Welcome to the first installment of Athletics Nation's season review series, in which we'll take an individual look at each of the 45 players who took the field for the 2014 Oakland Athletics. I have arbitrarily chosen to go in order of jersey number, which means we'll begin with No. 1: Nick Punto.
Name: Nick Punto, aka Shredder
Position: 2B, SS, 3B, RF (for one out)
Stats: .207/.296/.293 (.589, 69 OPS+), 2 HR, 3 SB
WAR: 0.5 bWAR, 0.2 fWAR
How he got here: Signed as free agent prior to 2014
2014 Salary: $2.75 million
2015 Status: Contract option vested, will be back with A's
2015 Salary: $2.75 million
Punto is a versatile player, and he was signed by the A's last winter to serve in multiple roles. He platooned with Eric Sogard at second base, starting against left-handed pitchers, and he provided Bob Melvin with a sure-handed shortstop to back up Jed Lowrie. As a switch-hitter, he was also capable of hitting equally well (or equally poorly) against pitchers of either hand. His value was meant to come from defense, not offense.
The 36-year-old was more or less as advertised. He had one of his worst seasons at the plate, and his defense up the middle was only about neutral, but these days that's enough to grade out as a slightly positive player (0.5 bWAR, 0.2 fWAR). You could argue that, since he was merely replacement-level, he was a waste of a couple million dollars, but just remember how much trouble the A's had finding even that level of production at second base this year. A replacement-level middle infielder is apparently a valuable thing right now, and his salary is in line with similar veteran players on other teams.
Punto strained his hamstring in early August and spent 34 games on the disabled list, and that proved to be a huge blow when Lowrie went down for two weeks at the same time. The loss of both capable shortstops put a big dent in Oakland's lineup, and that was surely one small factor in the larger second-half collapse -- the team went 13-21 while Punto was out. While he was gone, Sogard had to play some shortstop, Alberto Callaspo had to play at all, and Andy Parrino had to be on the roster. It's probably worth $3 million to prevent any of those things from happening again.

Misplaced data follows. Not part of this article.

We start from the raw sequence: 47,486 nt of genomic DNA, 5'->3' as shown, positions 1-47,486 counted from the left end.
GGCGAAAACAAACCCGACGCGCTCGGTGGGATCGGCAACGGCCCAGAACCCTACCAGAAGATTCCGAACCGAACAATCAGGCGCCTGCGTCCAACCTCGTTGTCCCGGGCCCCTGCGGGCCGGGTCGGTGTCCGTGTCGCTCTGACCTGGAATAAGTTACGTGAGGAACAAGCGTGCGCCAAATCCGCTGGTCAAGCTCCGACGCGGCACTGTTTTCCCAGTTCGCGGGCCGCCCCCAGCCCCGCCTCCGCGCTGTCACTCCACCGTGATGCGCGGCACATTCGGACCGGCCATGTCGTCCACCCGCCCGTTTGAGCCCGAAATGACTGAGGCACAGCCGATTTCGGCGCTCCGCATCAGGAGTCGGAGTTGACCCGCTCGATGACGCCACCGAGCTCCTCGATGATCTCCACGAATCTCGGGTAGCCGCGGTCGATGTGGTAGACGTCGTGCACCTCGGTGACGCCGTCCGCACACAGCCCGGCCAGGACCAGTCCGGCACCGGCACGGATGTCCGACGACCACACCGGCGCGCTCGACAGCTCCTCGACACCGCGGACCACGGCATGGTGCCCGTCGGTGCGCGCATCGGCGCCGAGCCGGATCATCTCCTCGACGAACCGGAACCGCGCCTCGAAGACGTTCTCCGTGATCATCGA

Otherwise, Punto didn't do much of note, and he wasn't supposed to. Utility infielders generally operate in the background, making the routine plays and batting ninth and hustling a little extra. That sentence describes Punto's season perfectly.
2014 season grade, relative to expectations: B- ... He was signed to play sure-handed defense up the middle and only expected to hit enough to remain a viable MLB option. He did just that, barely. He could have improved on that grade by raising his 69 OPS+ -- it was 86 in 2013, when he posted a .655 for the Dodgers -- and he could have earned an A by hitting at a league-average level. But given that no one expected him to hit much, it's hard to complain about what we got.
2014 season grade, overall: C- ... Punto was basically replacement-level, so he gets a barely passing grade.
Let's start with Little Nicky bunting and then diving head-first into something.
Next, we have an example of his defense. Here, he holds his ground at second while the runner barrels into him, and he still gets enough on his throw to double up the speedy Alex Rios
Video evidence that he's capable of hitting a homer. That wasn't a cheap one, either.
He notched a walk-off in July, breaking a scoreless tie against the Blue Jays in the 12th with a little help from Melky Cabrera. To their credit, Toronto fans didn't cry over spilt Melk.
Then, things went downhill. Punto strained his hamstring running the bases in what turned out to be a near-blowout win.
But he came back! Here he is legging out a triple in the bottom of the ninth of a tie game against the Phillies. He was eventually stranded at third, but the A's went on to win in the 10th. He hit another big late-inning triple against the Angels three days later.
There are 44 more of these capsules coming, so if there's something else you'd like to see in the future ones then let me know in the comments! And remember the words Punto lives by: Always Be Shredding.